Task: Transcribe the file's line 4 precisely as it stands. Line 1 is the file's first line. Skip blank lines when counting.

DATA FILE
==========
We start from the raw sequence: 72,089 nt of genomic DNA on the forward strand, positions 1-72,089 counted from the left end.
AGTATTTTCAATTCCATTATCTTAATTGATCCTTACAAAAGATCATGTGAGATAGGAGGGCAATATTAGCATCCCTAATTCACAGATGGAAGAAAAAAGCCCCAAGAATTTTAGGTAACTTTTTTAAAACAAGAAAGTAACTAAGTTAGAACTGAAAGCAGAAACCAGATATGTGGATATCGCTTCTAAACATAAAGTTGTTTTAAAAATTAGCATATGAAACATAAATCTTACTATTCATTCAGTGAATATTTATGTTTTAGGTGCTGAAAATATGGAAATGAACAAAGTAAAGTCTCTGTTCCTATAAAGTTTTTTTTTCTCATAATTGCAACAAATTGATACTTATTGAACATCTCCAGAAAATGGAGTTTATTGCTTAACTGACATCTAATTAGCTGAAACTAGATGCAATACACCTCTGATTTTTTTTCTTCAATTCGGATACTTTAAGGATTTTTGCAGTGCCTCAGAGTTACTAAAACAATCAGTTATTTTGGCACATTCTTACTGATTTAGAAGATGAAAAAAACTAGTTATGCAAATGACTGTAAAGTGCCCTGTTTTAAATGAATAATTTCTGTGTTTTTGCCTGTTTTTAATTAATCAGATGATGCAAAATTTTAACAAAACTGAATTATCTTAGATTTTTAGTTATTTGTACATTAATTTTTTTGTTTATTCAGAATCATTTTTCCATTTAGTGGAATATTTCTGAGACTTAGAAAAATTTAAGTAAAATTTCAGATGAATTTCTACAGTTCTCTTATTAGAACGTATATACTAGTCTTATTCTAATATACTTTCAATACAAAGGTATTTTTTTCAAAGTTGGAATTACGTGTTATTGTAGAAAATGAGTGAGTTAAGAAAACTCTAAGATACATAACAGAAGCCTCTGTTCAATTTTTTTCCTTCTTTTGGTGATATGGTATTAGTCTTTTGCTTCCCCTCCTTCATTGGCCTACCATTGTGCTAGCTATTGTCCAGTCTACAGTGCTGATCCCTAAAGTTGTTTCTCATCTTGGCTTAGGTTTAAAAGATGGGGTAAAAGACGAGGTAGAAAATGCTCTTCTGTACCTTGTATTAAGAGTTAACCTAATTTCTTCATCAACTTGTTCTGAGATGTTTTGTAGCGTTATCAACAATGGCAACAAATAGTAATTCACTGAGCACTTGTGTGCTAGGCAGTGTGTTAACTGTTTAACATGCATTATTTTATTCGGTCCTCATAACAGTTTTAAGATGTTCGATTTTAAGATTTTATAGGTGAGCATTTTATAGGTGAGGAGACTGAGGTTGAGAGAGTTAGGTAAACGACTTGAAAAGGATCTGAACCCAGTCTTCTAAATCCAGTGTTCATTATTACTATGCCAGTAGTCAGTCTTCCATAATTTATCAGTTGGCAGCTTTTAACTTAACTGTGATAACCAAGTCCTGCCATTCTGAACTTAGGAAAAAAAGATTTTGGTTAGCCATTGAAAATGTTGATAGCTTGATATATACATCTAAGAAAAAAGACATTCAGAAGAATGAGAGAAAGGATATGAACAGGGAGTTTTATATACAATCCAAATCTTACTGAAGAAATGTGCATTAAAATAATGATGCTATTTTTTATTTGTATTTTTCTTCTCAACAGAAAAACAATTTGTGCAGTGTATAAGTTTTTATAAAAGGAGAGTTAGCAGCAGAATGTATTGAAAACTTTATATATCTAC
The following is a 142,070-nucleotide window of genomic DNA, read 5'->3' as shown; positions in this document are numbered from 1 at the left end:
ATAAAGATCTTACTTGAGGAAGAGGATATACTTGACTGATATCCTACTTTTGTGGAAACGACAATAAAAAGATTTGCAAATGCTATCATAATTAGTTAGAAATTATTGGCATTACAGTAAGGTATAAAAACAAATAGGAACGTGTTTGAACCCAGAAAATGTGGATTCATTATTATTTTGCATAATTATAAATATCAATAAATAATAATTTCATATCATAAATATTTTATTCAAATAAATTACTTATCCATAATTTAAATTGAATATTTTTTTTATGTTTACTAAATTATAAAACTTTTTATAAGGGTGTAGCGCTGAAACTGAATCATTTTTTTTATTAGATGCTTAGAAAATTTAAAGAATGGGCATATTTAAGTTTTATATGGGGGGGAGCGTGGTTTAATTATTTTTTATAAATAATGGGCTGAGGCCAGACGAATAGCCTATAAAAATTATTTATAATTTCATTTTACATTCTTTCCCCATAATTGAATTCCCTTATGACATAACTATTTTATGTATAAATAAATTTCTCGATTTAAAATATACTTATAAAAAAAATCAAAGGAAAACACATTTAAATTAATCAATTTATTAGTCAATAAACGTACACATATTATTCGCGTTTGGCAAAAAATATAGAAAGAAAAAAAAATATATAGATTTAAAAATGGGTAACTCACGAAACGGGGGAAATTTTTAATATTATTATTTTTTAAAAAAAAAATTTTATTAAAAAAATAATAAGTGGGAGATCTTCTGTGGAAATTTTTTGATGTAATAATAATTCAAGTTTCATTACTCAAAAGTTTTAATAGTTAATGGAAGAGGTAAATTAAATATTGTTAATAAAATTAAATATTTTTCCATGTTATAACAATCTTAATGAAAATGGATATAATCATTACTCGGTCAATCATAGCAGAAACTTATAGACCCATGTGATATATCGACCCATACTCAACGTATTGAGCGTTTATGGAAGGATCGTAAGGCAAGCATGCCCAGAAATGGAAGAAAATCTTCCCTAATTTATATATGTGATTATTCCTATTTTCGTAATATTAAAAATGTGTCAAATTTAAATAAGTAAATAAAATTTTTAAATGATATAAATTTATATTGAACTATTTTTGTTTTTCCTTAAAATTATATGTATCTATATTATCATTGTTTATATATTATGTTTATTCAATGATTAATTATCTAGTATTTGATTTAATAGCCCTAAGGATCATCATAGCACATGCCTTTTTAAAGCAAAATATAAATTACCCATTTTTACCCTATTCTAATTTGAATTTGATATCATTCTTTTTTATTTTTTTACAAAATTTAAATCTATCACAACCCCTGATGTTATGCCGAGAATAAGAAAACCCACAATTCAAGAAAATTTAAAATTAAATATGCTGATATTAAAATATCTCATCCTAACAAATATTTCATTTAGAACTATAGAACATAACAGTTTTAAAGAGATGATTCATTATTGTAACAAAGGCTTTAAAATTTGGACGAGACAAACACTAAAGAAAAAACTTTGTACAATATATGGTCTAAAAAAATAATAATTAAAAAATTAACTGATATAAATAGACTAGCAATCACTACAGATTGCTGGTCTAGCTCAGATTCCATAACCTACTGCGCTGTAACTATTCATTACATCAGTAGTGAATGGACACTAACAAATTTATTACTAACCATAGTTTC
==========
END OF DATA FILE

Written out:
ATAAAGATCTTACTTGAGGAAGAGGATATACTTGACTGATATCCTACTTTTGTGGAAACGACAATAAAAAGATTTGCAAATGCTATCATAATTAGTTAGAAATTATTGGCATTACAGTAAGGTATAAAAACAAATAGGAACGTGTTTGAACCCAGAAAATGTGGATTCATTATTATTTTGCATAATTATAAATATCAATAAATAATAATTTCATATCATAAATATTTTATTCAAATAAATTACTTATCCATAATTTAAATTGAATATTTTTTTTATGTTTACTAAATTATAAAACTTTTTATAAGGGTGTAGCGCTGAAACTGAATCATTTTTTTTATTAGATGCTTAGAAAATTTAAAGAATGGGCATATTTAAGTTTTATATGGGGGGGAGCGTGGTTTAATTATTTTTTATAAATAATGGGCTGAGGCCAGACGAATAGCCTATAAAAATTATTTATAATTTCATTTTACATTCTTTCCCCATAATTGAATTCCCTTATGACATAACTATTTTATGTATAAATAAATTTCTCGATTTAAAATATACTTATAAAAAAAATCAAAGGAAAACACATTTAAATTAATCAATTTATTAGTCAATAAACGTACACATATTATTCGCGTTTGGCAAAAAATATAGAAAGAAAAAAAAATATATAGATTTAAAAATGGGTAACTCACGAAACGGGGGAAATTTTTAATATTATTATTTTTTAAAAAAAAAATTTTATTAAAAAAATAATAAGTGGGAGATCTTCTGTGGAAATTTTTTGATGTAATAATAATTCAAGTTTCATTACTCAAAAGTTTTAATAGTTAATGGAAGAGGTAAATTAAATATTGTTAATAAAATTAAATATTTTTCCATGTTATAACAATCTTAATGAAAATGGATATAATCATTACTCGGTCAATCATAGCAGAAACTTATAGACCCATGTGATATATCGACCCATACTCAACGTATTGAGCGTTTATGGAAGGATCGTAAGGCAAGCATGCCCAGAAATGGAAGAAAATCTTCCCTAATTTATATATGTGATTATTCCTATTTTCGTAATATTAAAAATGTGTCAAATTTAAATAAGTAAATAAAATTTTTAAATGATATAAATTTATATTGAACTATTTTTGTTTTTCCTTAAAATTATATGTATCTATATTATCATTGTTTATATATTATGTTTATTCAATGATTAATTATCTAGTATTTGATTTAATAGCCCTAAGGATCATCATAGCACATGCCTTTTTAAAGCAAAATATAAATTACCCATTTTTACCCTATTCTAATTTGAATTTGATATCATTCTTTTTTATTTTTTTACAAAATTTAAATCTATCACAACCCCTGATGTTATGCCGAGAATAAGAAAACCCACAATTCAAGAAAATTTAAAATTAAATATGCTGATATTAAAATATCTCATCCTAACAAATATTTCATTTAGAACTATAGAACATAACAGTTTTAAAGAGATGATTCATTATTGTAACAAAGGCTTTAAAATTTGGACGAGACAAACACTAAAGAAAAAACTTTGTACAATATATGGTCTAAAAAAATAATAATTAAAAAATTAACTGATATAAATAGACTAGCAATCACTACAGATTGCTGGTCTAGCTCAGATTCCATAACCTACTGCGCTGTAACTATTCATTACATCAGTAGTGAATGGACACTAACAAATTTATTACTAACCATAGTTTC